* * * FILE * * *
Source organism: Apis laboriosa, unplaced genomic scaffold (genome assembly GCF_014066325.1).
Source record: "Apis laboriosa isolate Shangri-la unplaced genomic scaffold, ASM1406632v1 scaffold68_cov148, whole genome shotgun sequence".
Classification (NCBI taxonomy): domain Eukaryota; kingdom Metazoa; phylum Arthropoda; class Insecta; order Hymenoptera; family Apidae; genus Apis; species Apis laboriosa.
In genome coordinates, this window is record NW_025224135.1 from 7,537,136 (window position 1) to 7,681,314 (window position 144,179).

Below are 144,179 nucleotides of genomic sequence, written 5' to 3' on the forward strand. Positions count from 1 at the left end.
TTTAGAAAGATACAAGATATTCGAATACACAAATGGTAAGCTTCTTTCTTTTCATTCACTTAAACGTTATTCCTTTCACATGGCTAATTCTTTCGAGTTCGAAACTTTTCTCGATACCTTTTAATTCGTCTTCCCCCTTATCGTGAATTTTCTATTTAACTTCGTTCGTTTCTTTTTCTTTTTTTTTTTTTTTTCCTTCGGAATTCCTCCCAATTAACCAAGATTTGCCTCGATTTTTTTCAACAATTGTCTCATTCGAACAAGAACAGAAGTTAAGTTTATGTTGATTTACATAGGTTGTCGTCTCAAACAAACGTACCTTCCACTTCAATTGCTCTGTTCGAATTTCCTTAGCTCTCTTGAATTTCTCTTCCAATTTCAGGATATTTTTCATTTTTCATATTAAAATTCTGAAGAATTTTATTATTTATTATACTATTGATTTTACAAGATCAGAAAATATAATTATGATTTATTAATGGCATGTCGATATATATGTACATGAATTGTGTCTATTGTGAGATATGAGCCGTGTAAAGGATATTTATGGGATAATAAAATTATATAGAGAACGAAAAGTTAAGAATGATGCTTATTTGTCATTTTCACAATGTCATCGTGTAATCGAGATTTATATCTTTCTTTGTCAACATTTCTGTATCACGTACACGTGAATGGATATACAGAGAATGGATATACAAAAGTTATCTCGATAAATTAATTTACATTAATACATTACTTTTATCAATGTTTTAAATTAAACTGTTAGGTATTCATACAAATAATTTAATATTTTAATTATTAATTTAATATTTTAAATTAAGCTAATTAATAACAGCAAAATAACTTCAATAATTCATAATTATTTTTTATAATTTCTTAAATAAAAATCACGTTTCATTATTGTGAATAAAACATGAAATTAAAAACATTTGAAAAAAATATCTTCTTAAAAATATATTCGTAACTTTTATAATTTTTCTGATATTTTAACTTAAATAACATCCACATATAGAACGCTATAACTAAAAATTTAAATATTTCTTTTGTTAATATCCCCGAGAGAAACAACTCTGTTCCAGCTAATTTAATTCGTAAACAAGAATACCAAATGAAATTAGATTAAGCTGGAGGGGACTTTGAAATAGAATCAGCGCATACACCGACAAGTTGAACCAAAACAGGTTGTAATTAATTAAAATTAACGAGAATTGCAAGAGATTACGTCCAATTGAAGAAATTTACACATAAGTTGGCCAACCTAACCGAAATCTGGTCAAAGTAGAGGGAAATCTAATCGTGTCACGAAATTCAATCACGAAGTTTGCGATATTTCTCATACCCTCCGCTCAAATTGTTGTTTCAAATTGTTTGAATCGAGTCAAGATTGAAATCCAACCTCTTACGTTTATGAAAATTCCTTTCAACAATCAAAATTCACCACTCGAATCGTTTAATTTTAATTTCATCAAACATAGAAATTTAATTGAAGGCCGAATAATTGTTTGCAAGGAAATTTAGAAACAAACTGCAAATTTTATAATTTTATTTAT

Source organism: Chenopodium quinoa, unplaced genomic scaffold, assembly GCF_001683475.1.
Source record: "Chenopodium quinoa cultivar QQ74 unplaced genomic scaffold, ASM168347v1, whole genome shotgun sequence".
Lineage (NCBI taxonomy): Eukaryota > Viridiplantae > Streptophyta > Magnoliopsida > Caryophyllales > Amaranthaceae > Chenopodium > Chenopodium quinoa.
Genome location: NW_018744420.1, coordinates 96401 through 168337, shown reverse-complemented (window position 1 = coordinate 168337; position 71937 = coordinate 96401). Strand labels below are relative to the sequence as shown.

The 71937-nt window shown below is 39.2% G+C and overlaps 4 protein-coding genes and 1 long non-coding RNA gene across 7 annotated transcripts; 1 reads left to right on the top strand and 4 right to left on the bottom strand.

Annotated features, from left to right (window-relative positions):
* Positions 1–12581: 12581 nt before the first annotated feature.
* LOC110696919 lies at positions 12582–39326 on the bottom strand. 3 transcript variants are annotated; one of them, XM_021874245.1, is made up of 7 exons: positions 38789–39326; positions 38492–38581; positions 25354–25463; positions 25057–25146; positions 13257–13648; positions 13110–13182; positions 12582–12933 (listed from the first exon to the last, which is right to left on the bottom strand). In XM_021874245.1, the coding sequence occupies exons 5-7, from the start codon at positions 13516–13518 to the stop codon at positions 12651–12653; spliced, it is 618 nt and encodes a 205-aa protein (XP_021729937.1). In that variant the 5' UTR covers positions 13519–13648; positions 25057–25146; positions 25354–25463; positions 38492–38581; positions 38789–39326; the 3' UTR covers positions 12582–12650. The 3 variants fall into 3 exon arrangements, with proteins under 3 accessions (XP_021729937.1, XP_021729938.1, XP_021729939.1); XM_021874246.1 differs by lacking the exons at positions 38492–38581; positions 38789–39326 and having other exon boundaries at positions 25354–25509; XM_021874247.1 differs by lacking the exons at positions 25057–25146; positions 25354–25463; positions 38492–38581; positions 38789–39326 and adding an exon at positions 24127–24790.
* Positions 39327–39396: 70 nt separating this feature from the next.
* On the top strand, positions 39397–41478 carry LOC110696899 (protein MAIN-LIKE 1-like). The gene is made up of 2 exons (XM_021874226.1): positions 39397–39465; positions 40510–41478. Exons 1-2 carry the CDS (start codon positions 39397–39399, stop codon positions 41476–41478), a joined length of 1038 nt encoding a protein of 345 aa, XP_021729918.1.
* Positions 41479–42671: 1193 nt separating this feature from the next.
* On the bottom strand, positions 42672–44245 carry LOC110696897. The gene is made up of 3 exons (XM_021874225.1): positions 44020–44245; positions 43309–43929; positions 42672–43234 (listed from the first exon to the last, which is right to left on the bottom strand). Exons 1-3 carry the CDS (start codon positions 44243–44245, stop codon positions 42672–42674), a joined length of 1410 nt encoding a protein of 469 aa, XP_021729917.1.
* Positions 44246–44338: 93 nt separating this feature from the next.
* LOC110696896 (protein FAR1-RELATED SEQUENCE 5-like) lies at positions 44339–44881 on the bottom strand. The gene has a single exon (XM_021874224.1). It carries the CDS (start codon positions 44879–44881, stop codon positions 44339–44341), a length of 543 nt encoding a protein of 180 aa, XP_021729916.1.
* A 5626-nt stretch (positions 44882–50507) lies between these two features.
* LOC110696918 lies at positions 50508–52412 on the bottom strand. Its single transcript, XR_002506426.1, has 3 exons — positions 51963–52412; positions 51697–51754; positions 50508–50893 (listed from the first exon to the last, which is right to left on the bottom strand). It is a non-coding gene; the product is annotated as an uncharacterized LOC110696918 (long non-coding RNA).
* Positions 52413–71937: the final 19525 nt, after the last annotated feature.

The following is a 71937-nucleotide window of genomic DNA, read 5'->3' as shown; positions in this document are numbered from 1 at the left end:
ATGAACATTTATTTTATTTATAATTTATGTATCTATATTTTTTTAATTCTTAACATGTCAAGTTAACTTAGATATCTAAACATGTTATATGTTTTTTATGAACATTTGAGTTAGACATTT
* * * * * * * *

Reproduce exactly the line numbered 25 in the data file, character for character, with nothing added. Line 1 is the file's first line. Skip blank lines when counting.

ATGAACATTTATTTTATTTATAATTTATGTATCTATATTTTTTTAATTCTTAACATGTCAAGTTAACTTAGATATCTAAACATGTTATATGTTTTTTATGAACATTTGAGTTAGACATTT